I'm very sorry I've taken so long with this post. I would tell you that I've been busy, but that's a pathetic excuse, and besides, "I've been lazy" would be more accurate. To make up for my laziness, I'm going to write a whole lot of mini-reviews on the books I've been reading lately.
Sphere, by Michael Crichton:
I have to admit, I love science fiction. Michael Crichton, who wrote the original Jurassic Park novel, is terrific. Sphere is engrossing, creepy, and thought provoking: exactly what a good sci-fi novel should be. I love the premise, too - the military ships a group of scientists down to a research station in the middle of the Pacific Ocean, where an unmanned spaceship encrusted with centuries of coral was discovered. It's not the spaceship itself they have to worry about, though, it's the mysterious and otherworldly sphere they find inside.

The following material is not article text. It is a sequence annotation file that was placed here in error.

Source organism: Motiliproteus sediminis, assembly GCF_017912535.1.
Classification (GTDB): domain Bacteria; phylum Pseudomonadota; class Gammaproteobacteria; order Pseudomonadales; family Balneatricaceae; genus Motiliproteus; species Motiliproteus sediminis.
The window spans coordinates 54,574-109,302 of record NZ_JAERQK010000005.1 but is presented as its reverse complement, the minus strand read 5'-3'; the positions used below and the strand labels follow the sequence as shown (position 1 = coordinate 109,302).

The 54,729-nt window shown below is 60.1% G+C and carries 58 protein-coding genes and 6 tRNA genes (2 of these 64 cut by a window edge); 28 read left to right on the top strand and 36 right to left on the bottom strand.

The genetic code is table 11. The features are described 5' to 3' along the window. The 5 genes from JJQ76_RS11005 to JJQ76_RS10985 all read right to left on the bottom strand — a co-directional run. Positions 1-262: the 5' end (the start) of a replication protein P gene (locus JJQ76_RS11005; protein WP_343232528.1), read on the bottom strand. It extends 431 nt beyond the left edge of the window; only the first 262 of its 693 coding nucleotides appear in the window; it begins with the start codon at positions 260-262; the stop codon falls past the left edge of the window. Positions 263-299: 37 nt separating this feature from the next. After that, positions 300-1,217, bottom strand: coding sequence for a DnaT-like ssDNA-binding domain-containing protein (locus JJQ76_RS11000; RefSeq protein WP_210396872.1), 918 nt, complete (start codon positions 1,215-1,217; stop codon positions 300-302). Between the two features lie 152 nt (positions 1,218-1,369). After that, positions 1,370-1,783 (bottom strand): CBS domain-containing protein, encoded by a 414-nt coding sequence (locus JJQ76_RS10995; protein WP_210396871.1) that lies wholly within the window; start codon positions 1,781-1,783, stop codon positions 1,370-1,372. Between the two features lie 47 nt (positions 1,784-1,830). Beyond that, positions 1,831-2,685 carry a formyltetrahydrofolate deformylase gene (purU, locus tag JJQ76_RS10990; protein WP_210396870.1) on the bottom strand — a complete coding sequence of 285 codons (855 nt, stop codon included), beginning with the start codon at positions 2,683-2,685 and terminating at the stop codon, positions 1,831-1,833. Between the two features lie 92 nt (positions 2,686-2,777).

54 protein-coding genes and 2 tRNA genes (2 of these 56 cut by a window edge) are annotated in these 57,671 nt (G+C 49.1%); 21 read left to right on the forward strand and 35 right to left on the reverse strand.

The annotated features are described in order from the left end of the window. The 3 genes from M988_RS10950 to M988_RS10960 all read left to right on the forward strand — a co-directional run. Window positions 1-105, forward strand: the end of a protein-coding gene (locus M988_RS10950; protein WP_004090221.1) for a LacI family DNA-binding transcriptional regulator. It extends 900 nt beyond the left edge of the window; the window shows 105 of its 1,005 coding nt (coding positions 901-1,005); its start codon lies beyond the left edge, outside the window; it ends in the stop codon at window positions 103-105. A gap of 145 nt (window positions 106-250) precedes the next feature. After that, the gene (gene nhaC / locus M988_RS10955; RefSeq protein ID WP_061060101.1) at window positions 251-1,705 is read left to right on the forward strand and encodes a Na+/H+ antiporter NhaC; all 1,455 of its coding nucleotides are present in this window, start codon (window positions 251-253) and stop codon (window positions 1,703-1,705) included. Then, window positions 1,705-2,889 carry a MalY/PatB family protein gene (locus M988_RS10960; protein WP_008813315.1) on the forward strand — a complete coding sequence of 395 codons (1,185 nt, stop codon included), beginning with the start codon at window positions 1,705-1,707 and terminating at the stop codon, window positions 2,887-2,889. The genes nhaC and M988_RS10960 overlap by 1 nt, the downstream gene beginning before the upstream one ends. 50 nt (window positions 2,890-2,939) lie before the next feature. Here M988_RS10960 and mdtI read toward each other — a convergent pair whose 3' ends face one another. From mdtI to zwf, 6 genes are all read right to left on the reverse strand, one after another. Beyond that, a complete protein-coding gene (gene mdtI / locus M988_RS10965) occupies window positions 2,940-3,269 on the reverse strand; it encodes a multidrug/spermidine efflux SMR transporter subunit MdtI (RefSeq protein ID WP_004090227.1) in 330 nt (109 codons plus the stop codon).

Grendel by John Gardner and Beowulf translated by Seamus Heaney:
Frankly, I expected Beowulf to be dry and incomprehensible (I had to read it for school), but Seamus Heaney's brilliant translation proved me wrong. It definitely wasn't an altogether easy read, but the poetry was so deliciously rich that I couldn't help but enjoy it. John Gardner's modern novel, Grendel, takes the monster antagonist of Beowulf and digs into his thoughts. It's completely different from the original epic - it focuses on the psychology and emotion of the monster, whereas Beowulf only highlights heroism.
The Diviners, by Libba Bray
I have a weak spot for all things 20's. Louise Brooks, art deco, and those beautiful dresses... can anyone lend me a time machine?
The Diviners takes place in 1926, so when I saw it at the library, I had to get it. It's a dark and spooky book filled with serial killers, cults, magic, and flappers. I especially liked the characters - the author gives you plenty of details about each one, and allows you into their heads. The second book in the series should come out sometime next year.
Be forewarned, though, it's pretty hefty!